Cathrina & Pat ~ I think we all are looking for the best ways to market. Have you tried FB ads? They are kind of hit or miss, but can be effective.

Christine ~ I like to let my editors criticize. With them, my books become better. =)

Michelle Wallace said...

Wow! 700 000 copies is mind-blowing...
Thanks for the advice.
Such an inspirational post!

Tyrean Martinson said...

New ways to promote - just had an idea yesterday from my hubs. He suggested making "introduction" letters with little pamphlets (trifolds) to give to church pastors in our area - but not to mail, to walk into their office - because I've written Christian Fantasy and because I've had better "face-to-face" sales than online sales so far . . . so, I'm off to start that project and I hope it works. (oh, and in the letter, offer a writer's workshop/writer's talk)

Maybe we can all introduce ourselves to interested readers somehow - Renaissance Faires, Scifi/Fantasy conventions, etc with flyers/bookmarks.

M. J. Joachim said...

I think my favorite is, "Write what you love." There's something about writing when it's written with a passionate, heartwarming perspective that makes it shine!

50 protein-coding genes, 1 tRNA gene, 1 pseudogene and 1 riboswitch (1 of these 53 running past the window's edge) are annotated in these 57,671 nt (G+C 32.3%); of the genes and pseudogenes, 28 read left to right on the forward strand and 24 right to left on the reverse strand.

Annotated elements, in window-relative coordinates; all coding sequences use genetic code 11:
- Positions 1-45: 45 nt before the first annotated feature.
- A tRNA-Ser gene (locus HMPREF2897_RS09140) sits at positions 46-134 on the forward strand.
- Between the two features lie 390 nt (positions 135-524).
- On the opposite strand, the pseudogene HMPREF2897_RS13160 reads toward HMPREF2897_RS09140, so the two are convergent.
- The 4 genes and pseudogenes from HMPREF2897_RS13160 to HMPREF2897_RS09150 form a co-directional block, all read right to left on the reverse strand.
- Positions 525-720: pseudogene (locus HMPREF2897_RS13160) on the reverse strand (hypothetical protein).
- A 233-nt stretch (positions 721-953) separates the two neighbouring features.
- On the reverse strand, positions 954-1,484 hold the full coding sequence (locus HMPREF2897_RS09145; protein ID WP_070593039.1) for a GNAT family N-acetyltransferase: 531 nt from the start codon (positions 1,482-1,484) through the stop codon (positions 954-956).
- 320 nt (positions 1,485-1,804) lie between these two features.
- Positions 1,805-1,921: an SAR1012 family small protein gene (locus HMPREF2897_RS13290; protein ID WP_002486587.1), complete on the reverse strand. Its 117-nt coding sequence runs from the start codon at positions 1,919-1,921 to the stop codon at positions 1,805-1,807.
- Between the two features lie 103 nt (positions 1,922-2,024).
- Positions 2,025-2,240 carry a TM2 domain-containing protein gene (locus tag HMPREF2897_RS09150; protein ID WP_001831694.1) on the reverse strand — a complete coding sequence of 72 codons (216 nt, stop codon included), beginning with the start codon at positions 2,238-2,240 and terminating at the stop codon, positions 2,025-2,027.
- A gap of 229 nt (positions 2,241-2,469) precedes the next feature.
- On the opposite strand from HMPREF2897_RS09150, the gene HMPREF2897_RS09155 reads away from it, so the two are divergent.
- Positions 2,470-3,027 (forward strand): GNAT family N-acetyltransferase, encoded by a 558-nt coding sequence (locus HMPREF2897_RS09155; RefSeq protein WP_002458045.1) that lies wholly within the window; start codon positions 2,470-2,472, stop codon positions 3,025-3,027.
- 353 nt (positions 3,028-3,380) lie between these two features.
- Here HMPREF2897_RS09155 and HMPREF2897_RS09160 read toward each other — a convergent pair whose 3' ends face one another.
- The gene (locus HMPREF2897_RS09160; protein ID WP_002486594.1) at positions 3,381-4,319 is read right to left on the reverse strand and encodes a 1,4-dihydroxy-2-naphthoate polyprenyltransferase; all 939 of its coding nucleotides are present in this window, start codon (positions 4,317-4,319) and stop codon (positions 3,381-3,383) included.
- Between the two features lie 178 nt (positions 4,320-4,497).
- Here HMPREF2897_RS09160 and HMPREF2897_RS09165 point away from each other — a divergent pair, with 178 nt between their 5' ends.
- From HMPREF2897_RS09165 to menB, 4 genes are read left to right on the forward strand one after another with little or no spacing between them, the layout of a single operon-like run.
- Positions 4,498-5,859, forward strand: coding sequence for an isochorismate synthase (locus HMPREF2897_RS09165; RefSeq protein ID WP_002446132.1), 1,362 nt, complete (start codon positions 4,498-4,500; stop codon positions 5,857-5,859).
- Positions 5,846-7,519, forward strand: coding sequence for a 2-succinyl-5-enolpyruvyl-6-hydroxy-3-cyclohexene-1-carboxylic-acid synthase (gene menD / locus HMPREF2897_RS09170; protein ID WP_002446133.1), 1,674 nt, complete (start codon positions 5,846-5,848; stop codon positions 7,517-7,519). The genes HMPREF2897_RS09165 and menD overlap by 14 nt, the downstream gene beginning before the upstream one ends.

RaShelle Workman said...

Michelle ~ You're welcome. =)

Tyrean ~ Good luck with your idea.

M. J. ~ So true.

Caryn Caldwell said...

GREAT advice! A good team is worth everything! And I wish I could be fearless. It's something I'm working on, so thanks for the reminder to keep attempting it.

Penny the Jack Russell dog and modest internet superstar! said...

Hi human,RaShelle,

All excellent points from an esteemed human writer such as your good self.

Pawsonally, I also think that writing to just the one person and never an audience, is a must. Make it intimate. Make the reader feel like they are part of the story. Indeed, write from the heart.

Thank you for this, my human friend.

Pawsitive wishes,

Penny :)

T.L. Kvanvig said...

Sorry, I wanted to post as myself not anonymously as Graywolf.

I agree the characters are what matter. I look at any books I've loved, or any tv shows I've really enjoyed, it was always about the human condition. What people go through. Even sci - fi / fantasy stuff expresses the human condition in terms of how we relate to others different from ourselves.

That to me is what makes writing exciting. What about the human condition do I want to convey, the human drive to persevere? The human ability to love despite a sucky day, week, or lifetime. The human ability to overcome.

And of course the failings. How much of our own issues do we cause. All of that is expressible in a series of characters to bring out things we like and dislike about ourselves.

The plot and setting, are just mechanisms for showing the human condition.

It'd be interesting to do an exercise on creating character profiles using descriptive writing.